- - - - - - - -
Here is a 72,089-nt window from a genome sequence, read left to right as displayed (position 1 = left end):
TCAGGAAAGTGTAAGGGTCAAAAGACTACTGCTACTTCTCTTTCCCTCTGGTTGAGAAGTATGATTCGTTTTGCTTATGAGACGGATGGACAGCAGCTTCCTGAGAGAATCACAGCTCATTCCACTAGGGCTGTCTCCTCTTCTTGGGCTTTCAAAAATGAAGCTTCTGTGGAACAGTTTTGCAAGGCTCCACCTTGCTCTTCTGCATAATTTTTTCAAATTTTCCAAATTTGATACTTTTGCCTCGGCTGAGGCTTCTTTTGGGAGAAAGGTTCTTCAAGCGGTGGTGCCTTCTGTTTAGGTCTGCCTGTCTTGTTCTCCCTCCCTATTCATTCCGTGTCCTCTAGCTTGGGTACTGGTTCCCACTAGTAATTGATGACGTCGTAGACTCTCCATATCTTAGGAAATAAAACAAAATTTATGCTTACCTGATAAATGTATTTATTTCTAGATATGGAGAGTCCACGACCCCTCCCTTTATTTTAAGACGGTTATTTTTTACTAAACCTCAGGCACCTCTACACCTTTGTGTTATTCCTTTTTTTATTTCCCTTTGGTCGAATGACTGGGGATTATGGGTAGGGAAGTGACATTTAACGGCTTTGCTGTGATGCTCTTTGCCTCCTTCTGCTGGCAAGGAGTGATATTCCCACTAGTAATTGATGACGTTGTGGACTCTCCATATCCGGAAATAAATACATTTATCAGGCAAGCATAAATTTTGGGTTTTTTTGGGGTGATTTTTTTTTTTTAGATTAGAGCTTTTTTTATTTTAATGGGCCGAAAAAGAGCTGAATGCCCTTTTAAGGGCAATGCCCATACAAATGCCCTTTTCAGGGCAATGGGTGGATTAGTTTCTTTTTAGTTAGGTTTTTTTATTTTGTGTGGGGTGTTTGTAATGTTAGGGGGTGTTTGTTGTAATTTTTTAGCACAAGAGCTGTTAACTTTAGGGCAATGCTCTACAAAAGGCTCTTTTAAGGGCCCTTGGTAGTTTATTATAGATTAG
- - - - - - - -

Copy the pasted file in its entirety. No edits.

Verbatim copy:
Here is a 72,089-nt window from a genome sequence, read left to right as displayed (position 1 = left end):
TCAGGAAAGTGTAAGGGTCAAAAGACTACTGCTACTTCTCTTTCCCTCTGGTTGAGAAGTATGATTCGTTTTGCTTATGAGACGGATGGACAGCAGCTTCCTGAGAGAATCACAGCTCATTCCACTAGGGCTGTCTCCTCTTCTTGGGCTTTCAAAAATGAAGCTTCTGTGGAACAGTTTTGCAAGGCTCCACCTTGCTCTTCTGCATAATTTTTTCAAATTTTCCAAATTTGATACTTTTGCCTCGGCTGAGGCTTCTTTTGGGAGAAAGGTTCTTCAAGCGGTGGTGCCTTCTGTTTAGGTCTGCCTGTCTTGTTCTCCCTCCCTATTCATTCCGTGTCCTCTAGCTTGGGTACTGGTTCCCACTAGTAATTGATGACGTCGTAGACTCTCCATATCTTAGGAAATAAAACAAAATTTATGCTTACCTGATAAATGTATTTATTTCTAGATATGGAGAGTCCACGACCCCTCCCTTTATTTTAAGACGGTTATTTTTTACTAAACCTCAGGCACCTCTACACCTTTGTGTTATTCCTTTTTTTATTTCCCTTTGGTCGAATGACTGGGGATTATGGGTAGGGAAGTGACATTTAACGGCTTTGCTGTGATGCTCTTTGCCTCCTTCTGCTGGCAAGGAGTGATATTCCCACTAGTAATTGATGACGTTGTGGACTCTCCATATCCGGAAATAAATACATTTATCAGGCAAGCATAAATTTTGGGTTTTTTTGGGGTGATTTTTTTTTTTTAGATTAGAGCTTTTTTTATTTTAATGGGCCGAAAAAGAGCTGAATGCCCTTTTAAGGGCAATGCCCATACAAATGCCCTTTTCAGGGCAATGGGTGGATTAGTTTCTTTTTAGTTAGGTTTTTTTATTTTGTGTGGGGTGTTTGTAATGTTAGGGGGTGTTTGTTGTAATTTTTTAGCACAAGAGCTGTTAACTTTAGGGCAATGCTCTACAAAAGGCTCTTTTAAGGGCCCTTGGTAGTTTATTATAGATTAG